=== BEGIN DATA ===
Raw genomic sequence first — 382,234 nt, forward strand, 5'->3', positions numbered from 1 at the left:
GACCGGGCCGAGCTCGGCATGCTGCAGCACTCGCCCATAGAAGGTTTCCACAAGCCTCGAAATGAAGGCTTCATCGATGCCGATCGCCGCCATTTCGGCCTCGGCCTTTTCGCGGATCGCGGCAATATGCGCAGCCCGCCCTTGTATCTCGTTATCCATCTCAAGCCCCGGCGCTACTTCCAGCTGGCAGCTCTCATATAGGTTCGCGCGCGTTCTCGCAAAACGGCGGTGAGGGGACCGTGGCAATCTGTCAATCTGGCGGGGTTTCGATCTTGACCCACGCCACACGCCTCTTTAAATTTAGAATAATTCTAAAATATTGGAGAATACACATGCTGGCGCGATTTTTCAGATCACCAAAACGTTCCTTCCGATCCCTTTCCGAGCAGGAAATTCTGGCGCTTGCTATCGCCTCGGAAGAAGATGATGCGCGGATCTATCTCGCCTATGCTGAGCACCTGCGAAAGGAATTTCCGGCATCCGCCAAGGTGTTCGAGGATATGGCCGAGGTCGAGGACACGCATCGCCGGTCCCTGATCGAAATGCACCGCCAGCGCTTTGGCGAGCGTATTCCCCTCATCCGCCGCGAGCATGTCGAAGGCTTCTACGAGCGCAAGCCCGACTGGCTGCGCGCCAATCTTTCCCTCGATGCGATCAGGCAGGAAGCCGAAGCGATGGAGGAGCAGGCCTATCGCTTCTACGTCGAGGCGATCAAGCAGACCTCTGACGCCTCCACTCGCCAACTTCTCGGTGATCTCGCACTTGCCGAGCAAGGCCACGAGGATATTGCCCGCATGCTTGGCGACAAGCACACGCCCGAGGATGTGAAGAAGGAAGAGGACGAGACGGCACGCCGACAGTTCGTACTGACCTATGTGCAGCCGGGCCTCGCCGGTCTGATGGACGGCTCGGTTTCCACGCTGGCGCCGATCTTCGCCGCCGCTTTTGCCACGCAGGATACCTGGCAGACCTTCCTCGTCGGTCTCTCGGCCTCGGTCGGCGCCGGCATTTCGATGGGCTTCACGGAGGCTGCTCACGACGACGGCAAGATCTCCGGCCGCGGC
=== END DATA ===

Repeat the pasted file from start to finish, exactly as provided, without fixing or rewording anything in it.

Raw genomic sequence first — 382,234 nt, forward strand, 5'->3', positions numbered from 1 at the left:
GACCGGGCCGAGCTCGGCATGCTGCAGCACTCGCCCATAGAAGGTTTCCACAAGCCTCGAAATGAAGGCTTCATCGATGCCGATCGCCGCCATTTCGGCCTCGGCCTTTTCGCGGATCGCGGCAATATGCGCAGCCCGCCCTTGTATCTCGTTATCCATCTCAAGCCCCGGCGCTACTTCCAGCTGGCAGCTCTCATATAGGTTCGCGCGCGTTCTCGCAAAACGGCGGTGAGGGGACCGTGGCAATCTGTCAATCTGGCGGGGTTTCGATCTTGACCCACGCCACACGCCTCTTTAAATTTAGAATAATTCTAAAATATTGGAGAATACACATGCTGGCGCGATTTTTCAGATCACCAAAACGTTCCTTCCGATCCCTTTCCGAGCAGGAAATTCTGGCGCTTGCTATCGCCTCGGAAGAAGATGATGCGCGGATCTATCTCGCCTATGCTGAGCACCTGCGAAAGGAATTTCCGGCATCCGCCAAGGTGTTCGAGGATATGGCCGAGGTCGAGGACACGCATCGCCGGTCCCTGATCGAAATGCACCGCCAGCGCTTTGGCGAGCGTATTCCCCTCATCCGCCGCGAGCATGTCGAAGGCTTCTACGAGCGCAAGCCCGACTGGCTGCGCGCCAATCTTTCCCTCGATGCGATCAGGCAGGAAGCCGAAGCGATGGAGGAGCAGGCCTATCGCTTCTACGTCGAGGCGATCAAGCAGACCTCTGACGCCTCCACTCGCCAACTTCTCGGTGATCTCGCACTTGCCGAGCAAGGCCACGAGGATATTGCCCGCATGCTTGGCGACAAGCACACGCCCGAGGATGTGAAGAAGGAAGAGGACGAGACGGCACGCCGACAGTTCGTACTGACCTATGTGCAGCCGGGCCTCGCCGGTCTGATGGACGGCTCGGTTTCCACGCTGGCGCCGATCTTCGCCGCCGCTTTTGCCACGCAGGATACCTGGCAGACCTTCCTCGTCGGTCTCTCGGCCTCGGTCGGCGCCGGCATTTCGATGGGCTTCACGGAGGCTGCTCACGACGACGGCAAGATCTCCGGCCGCGGC